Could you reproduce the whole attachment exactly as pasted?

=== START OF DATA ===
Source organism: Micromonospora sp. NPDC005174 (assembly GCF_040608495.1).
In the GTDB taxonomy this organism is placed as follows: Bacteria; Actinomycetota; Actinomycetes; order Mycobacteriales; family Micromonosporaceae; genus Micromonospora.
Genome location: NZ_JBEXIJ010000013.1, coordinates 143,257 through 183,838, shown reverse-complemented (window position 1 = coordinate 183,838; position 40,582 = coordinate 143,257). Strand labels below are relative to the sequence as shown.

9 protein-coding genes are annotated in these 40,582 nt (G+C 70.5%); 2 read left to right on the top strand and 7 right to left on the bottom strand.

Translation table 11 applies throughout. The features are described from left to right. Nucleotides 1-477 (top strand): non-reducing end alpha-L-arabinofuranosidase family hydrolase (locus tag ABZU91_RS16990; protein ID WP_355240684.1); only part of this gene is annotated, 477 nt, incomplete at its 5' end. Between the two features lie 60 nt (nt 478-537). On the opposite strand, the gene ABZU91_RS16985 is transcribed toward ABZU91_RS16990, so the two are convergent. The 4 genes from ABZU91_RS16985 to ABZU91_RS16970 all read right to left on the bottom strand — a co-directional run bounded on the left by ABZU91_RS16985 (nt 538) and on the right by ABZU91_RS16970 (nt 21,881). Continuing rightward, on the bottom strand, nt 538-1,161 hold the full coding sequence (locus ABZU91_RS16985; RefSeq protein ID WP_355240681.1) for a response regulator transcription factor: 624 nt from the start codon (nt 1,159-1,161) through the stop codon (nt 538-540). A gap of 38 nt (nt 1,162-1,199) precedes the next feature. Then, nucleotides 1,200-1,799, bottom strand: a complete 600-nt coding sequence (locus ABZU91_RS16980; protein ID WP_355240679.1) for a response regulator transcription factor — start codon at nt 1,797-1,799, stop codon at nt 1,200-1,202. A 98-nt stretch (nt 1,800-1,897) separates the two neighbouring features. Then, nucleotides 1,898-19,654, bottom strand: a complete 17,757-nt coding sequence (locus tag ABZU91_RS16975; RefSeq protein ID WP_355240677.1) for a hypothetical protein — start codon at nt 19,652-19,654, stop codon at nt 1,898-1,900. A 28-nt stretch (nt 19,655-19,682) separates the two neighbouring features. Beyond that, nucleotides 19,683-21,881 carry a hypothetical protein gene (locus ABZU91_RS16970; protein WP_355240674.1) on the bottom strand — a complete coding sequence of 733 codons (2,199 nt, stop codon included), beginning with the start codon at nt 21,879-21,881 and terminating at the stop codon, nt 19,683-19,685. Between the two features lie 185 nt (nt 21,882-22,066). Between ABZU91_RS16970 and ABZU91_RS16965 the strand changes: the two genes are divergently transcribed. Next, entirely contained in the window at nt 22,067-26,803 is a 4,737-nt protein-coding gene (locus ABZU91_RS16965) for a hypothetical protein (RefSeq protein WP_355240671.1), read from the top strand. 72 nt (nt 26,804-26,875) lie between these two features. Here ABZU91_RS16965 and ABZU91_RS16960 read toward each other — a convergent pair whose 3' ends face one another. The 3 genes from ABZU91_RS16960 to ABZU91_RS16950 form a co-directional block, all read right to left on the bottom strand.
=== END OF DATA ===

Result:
Source organism: Micromonospora sp. NPDC005174 (assembly GCF_040608495.1).
In the GTDB taxonomy this organism is placed as follows: Bacteria; Actinomycetota; Actinomycetes; order Mycobacteriales; family Micromonosporaceae; genus Micromonospora.
Genome location: NZ_JBEXIJ010000013.1, coordinates 143,257 through 183,838, shown reverse-complemented (window position 1 = coordinate 183,838; position 40,582 = coordinate 143,257). Strand labels below are relative to the sequence as shown.

9 protein-coding genes are annotated in these 40,582 nt (G+C 70.5%); 2 read left to right on the top strand and 7 right to left on the bottom strand.

Translation table 11 applies throughout. The features are described from left to right. Nucleotides 1-477 (top strand): non-reducing end alpha-L-arabinofuranosidase family hydrolase (locus tag ABZU91_RS16990; protein ID WP_355240684.1); only part of this gene is annotated, 477 nt, incomplete at its 5' end. Between the two features lie 60 nt (nt 478-537). On the opposite strand, the gene ABZU91_RS16985 is transcribed toward ABZU91_RS16990, so the two are convergent. The 4 genes from ABZU91_RS16985 to ABZU91_RS16970 all read right to left on the bottom strand — a co-directional run bounded on the left by ABZU91_RS16985 (nt 538) and on the right by ABZU91_RS16970 (nt 21,881). Continuing rightward, on the bottom strand, nt 538-1,161 hold the full coding sequence (locus ABZU91_RS16985; RefSeq protein ID WP_355240681.1) for a response regulator transcription factor: 624 nt from the start codon (nt 1,159-1,161) through the stop codon (nt 538-540). A gap of 38 nt (nt 1,162-1,199) precedes the next feature. Then, nucleotides 1,200-1,799, bottom strand: a complete 600-nt coding sequence (locus ABZU91_RS16980; protein ID WP_355240679.1) for a response regulator transcription factor — start codon at nt 1,797-1,799, stop codon at nt 1,200-1,202. A 98-nt stretch (nt 1,800-1,897) separates the two neighbouring features. Then, nucleotides 1,898-19,654, bottom strand: a complete 17,757-nt coding sequence (locus tag ABZU91_RS16975; RefSeq protein ID WP_355240677.1) for a hypothetical protein — start codon at nt 19,652-19,654, stop codon at nt 1,898-1,900. A 28-nt stretch (nt 19,655-19,682) separates the two neighbouring features. Beyond that, nucleotides 19,683-21,881 carry a hypothetical protein gene (locus ABZU91_RS16970; protein WP_355240674.1) on the bottom strand — a complete coding sequence of 733 codons (2,199 nt, stop codon included), beginning with the start codon at nt 21,879-21,881 and terminating at the stop codon, nt 19,683-19,685. Between the two features lie 185 nt (nt 21,882-22,066). Between ABZU91_RS16970 and ABZU91_RS16965 the strand changes: the two genes are divergently transcribed. Next, entirely contained in the window at nt 22,067-26,803 is a 4,737-nt protein-coding gene (locus ABZU91_RS16965) for a hypothetical protein (RefSeq protein WP_355240671.1), read from the top strand. 72 nt (nt 26,804-26,875) lie between these two features. Here ABZU91_RS16965 and ABZU91_RS16960 read toward each other — a convergent pair whose 3' ends face one another. The 3 genes from ABZU91_RS16960 to ABZU91_RS16950 form a co-directional block, all read right to left on the bottom strand.